Schools spent money on fines, TV
The morality of some school boards has been brought into question after it was discovered they have been spending tax-payers' money on traffic fines, satellite TV subscriptions and contracting companies owned by their trustees.
The Auditor General's report on the education sector, based on audits carried out last year, highlights that there are at least a few schools in serious financial difficulty and 200 with a working capital deficit.
The "audit reports mentioned matters concerned with probity, prudence, or waste", such as Tauranga's Te Kura Kaupapa Maori o te Kura Kokiri, which spent money on an overseas trip to the Cook Islands, shipping clothing and household items overseas and for tyres and repairs on vehicles not owned by the school.
Expenditure such as this was viewed to be personal and showed a “lack of probity” by the board, the report by Auditor General Lyn Provost stated.
Some schools which breached the Education Act included Palmerston North's College Street Normal School, which contracted a company owned by one of its trustees to carry out $87,000 worth of building and repair work, without the Education Ministry's approval.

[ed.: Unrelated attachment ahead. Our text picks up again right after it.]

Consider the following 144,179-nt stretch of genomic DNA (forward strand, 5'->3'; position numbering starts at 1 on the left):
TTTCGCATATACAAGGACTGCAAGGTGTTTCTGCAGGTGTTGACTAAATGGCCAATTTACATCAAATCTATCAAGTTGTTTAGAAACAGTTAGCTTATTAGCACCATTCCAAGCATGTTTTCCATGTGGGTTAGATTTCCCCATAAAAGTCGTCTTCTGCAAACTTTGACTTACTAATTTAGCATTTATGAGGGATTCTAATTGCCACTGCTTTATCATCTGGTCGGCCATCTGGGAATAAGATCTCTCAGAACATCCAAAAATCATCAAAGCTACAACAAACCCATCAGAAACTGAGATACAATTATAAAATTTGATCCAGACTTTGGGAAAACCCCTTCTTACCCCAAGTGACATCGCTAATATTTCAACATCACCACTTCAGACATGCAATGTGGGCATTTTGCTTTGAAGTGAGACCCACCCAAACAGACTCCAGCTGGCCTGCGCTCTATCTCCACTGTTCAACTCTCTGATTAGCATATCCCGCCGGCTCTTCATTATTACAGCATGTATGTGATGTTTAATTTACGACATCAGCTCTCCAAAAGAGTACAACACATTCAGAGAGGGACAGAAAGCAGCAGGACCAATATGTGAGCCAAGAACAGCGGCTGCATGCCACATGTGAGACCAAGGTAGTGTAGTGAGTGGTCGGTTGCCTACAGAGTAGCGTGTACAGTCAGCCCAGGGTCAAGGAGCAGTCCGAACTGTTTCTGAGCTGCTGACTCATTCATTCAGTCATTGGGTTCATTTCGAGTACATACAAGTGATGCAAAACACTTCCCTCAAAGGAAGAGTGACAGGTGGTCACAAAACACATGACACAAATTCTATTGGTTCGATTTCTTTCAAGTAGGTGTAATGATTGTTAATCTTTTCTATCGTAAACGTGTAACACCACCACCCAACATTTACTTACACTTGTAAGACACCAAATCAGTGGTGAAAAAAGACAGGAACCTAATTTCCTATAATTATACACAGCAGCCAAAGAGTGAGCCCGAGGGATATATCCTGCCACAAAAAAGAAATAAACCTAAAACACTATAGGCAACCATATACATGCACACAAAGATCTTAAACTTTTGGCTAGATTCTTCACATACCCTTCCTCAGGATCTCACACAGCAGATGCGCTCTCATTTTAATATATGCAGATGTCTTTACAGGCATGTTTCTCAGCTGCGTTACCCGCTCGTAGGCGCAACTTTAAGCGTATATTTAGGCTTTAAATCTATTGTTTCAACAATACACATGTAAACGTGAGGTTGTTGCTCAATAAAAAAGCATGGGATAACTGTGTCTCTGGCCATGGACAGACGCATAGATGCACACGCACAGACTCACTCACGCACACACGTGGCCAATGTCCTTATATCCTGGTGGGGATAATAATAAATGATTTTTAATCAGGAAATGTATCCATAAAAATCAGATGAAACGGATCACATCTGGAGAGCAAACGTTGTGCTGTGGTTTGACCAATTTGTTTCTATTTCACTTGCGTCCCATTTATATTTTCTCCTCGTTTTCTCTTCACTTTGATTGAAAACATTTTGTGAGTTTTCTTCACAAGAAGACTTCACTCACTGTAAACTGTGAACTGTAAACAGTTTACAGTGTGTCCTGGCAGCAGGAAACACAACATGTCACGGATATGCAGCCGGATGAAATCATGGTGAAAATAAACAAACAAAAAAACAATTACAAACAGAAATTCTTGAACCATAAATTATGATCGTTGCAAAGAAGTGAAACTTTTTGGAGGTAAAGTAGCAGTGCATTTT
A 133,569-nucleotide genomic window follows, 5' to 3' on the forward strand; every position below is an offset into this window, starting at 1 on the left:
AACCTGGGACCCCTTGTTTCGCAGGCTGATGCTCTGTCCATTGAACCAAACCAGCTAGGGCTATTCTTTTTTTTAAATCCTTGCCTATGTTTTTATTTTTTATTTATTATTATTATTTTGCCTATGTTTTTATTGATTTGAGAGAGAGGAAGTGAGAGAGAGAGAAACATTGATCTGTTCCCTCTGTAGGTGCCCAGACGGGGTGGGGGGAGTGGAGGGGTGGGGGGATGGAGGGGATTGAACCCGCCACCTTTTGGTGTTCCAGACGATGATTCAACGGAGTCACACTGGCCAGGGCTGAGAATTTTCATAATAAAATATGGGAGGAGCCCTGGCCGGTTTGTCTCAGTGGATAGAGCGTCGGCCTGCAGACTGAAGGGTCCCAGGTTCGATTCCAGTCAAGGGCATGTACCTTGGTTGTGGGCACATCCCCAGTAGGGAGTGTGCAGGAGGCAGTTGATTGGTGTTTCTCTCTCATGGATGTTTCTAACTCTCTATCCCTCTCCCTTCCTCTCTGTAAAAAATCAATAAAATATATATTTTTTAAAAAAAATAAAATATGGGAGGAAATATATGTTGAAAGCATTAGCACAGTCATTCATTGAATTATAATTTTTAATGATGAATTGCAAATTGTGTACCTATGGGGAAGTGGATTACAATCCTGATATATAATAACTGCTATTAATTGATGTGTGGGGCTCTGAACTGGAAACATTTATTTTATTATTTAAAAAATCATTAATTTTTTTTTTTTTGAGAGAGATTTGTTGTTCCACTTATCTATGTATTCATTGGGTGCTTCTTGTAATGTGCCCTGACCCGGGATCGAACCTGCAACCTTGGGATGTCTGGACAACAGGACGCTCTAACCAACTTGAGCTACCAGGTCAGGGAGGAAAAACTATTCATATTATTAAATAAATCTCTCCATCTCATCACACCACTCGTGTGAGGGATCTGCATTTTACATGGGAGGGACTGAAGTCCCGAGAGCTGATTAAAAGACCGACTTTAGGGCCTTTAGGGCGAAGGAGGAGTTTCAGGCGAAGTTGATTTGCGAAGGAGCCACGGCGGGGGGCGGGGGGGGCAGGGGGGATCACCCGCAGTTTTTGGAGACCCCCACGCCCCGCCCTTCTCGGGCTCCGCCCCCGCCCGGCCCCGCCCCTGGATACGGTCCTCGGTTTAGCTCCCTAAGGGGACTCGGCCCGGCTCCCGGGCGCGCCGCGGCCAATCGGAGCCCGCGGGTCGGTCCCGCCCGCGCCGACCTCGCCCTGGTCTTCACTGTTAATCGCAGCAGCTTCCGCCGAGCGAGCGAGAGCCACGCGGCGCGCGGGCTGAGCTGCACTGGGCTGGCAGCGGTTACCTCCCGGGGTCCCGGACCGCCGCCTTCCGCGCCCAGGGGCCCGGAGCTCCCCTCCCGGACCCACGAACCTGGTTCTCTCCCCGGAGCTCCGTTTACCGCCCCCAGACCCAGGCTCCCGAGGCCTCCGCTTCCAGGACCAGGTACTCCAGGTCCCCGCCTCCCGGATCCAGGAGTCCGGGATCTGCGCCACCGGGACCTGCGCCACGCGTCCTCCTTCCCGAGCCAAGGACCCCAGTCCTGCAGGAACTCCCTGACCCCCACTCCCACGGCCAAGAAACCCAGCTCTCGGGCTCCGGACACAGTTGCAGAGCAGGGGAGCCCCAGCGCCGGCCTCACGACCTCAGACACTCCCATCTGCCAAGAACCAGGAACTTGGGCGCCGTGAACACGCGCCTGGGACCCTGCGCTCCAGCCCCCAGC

Rotorua Boy's High School and Northland College were viewed to be in serious financial difficulty, with the latter borrowing $274,000 more than it was permitted and acquiring $436,000 in company shares without approval.
In total, 33 schools borrowed more than they were legally permitted, 16 gave loans to staff and 10 had conflicts of interest, including Sacred Heart College in Auckland.
The country's 2250 schools have an operating expenditure ranging from $200,000 to $20 million.
While some were found to breach the Education Act, Provost said most schools' financial statements showed they were financially sound.
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